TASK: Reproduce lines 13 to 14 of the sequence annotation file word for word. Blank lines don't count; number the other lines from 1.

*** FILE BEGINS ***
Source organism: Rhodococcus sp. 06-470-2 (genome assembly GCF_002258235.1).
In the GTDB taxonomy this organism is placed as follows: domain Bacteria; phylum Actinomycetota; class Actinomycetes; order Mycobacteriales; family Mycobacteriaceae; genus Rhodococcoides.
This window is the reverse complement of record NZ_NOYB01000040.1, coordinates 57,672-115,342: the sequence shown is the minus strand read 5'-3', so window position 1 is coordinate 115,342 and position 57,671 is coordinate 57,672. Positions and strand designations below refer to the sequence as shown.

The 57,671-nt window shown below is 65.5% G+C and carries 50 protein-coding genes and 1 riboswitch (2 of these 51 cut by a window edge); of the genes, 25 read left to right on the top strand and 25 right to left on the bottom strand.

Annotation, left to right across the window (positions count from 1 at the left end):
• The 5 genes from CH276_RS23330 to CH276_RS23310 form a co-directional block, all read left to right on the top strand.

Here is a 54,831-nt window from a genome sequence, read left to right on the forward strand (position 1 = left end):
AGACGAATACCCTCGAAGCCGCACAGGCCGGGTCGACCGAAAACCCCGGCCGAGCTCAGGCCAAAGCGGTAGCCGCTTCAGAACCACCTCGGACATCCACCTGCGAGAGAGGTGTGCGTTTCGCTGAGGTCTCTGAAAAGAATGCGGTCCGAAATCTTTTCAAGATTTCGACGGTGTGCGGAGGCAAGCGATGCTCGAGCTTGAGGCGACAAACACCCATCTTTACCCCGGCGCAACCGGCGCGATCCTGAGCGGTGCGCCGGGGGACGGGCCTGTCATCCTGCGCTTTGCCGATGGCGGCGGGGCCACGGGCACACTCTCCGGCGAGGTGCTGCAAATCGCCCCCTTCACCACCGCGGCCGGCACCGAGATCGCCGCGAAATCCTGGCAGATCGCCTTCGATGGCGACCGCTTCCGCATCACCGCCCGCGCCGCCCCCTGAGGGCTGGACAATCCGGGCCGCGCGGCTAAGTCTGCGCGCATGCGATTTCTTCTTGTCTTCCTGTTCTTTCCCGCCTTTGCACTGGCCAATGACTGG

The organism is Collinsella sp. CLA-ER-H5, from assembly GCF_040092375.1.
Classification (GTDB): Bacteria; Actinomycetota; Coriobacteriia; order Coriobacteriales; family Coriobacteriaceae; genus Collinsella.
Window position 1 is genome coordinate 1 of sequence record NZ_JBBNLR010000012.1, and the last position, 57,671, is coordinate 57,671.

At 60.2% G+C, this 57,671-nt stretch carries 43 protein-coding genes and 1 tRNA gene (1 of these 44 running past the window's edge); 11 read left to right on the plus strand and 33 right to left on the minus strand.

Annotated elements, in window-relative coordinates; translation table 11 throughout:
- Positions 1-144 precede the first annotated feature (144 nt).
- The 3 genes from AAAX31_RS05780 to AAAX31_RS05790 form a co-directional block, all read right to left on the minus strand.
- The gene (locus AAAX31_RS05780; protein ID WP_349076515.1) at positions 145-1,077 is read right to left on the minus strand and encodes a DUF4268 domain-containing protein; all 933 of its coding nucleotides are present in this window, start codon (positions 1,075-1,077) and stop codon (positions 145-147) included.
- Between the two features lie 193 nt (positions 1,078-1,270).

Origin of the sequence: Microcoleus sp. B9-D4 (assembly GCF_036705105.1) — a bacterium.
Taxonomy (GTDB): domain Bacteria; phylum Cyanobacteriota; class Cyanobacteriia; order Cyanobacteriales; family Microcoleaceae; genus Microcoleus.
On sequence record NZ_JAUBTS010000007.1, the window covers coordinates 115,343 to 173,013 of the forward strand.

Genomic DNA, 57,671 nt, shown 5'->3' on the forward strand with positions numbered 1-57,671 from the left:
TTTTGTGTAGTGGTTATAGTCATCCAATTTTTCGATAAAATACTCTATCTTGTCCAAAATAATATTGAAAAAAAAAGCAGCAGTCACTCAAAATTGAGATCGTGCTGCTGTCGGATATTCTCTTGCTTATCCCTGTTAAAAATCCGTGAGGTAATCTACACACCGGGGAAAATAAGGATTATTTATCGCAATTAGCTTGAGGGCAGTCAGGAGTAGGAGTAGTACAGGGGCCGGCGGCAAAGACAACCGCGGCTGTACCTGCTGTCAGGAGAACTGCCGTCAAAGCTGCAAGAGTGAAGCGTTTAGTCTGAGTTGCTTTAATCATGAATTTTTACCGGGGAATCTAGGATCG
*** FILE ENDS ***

Annotated elements, in window-relative coordinates; translation table 11 throughout:
- Positions 1-144 precede the first annotated feature (144 nt).